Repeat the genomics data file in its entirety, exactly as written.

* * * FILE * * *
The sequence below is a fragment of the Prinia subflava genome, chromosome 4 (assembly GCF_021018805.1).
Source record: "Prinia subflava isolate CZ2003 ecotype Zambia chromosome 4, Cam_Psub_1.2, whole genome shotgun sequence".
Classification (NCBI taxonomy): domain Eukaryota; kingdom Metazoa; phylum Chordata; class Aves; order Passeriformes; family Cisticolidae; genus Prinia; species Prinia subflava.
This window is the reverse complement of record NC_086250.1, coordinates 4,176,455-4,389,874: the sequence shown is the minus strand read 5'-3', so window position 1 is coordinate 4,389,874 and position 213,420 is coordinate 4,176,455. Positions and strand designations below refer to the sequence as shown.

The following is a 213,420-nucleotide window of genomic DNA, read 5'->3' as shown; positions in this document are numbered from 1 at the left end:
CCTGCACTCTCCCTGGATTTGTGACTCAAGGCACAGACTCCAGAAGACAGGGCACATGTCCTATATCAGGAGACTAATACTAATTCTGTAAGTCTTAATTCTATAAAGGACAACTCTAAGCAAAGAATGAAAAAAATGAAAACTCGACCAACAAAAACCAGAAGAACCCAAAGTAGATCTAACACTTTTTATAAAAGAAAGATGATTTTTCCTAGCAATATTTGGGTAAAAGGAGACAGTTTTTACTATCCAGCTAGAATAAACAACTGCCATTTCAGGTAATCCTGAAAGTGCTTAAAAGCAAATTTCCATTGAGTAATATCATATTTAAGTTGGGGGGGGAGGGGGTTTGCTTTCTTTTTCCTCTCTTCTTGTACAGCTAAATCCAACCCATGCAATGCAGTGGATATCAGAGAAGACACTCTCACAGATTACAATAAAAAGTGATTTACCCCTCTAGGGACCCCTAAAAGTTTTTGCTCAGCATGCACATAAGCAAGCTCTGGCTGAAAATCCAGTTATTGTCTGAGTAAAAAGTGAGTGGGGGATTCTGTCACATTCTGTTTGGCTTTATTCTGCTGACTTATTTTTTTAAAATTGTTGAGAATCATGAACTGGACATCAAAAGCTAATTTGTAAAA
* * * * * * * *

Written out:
The sequence below is a fragment of the Prinia subflava genome, chromosome 4 (assembly GCF_021018805.1).
Source record: "Prinia subflava isolate CZ2003 ecotype Zambia chromosome 4, Cam_Psub_1.2, whole genome shotgun sequence".
Classification (NCBI taxonomy): domain Eukaryota; kingdom Metazoa; phylum Chordata; class Aves; order Passeriformes; family Cisticolidae; genus Prinia; species Prinia subflava.
This window is the reverse complement of record NC_086250.1, coordinates 4,176,455-4,389,874: the sequence shown is the minus strand read 5'-3', so window position 1 is coordinate 4,389,874 and position 213,420 is coordinate 4,176,455. Positions and strand designations below refer to the sequence as shown.

The following is a 213,420-nucleotide window of genomic DNA, read 5'->3' as shown; positions in this document are numbered from 1 at the left end:
CCTGCACTCTCCCTGGATTTGTGACTCAAGGCACAGACTCCAGAAGACAGGGCACATGTCCTATATCAGGAGACTAATACTAATTCTGTAAGTCTTAATTCTATAAAGGACAACTCTAAGCAAAGAATGAAAAAAATGAAAACTCGACCAACAAAAACCAGAAGAACCCAAAGTAGATCTAACACTTTTTATAAAAGAAAGATGATTTTTCCTAGCAATATTTGGGTAAAAGGAGACAGTTTTTACTATCCAGCTAGAATAAACAACTGCCATTTCAGGTAATCCTGAAAGTGCTTAAAAGCAAATTTCCATTGAGTAATATCATATTTAAGTTGGGGGGGGAGGGGGTTTGCTTTCTTTTTCCTCTCTTCTTGTACAGCTAAATCCAACCCATGCAATGCAGTGGATATCAGAGAAGACACTCTCACAGATTACAATAAAAAGTGATTTACCCCTCTAGGGACCCCTAAAAGTTTTTGCTCAGCATGCACATAAGCAAGCTCTGGCTGAAAATCCAGTTATTGTCTGAGTAAAAAGTGAGTGGGGGATTCTGTCACATTCTGTTTGGCTTTATTCTGCTGACTTATTTTTTTAAAATTGTTGAGAATCATGAACTGGACATCAAAAGCTAATTTGTAAAA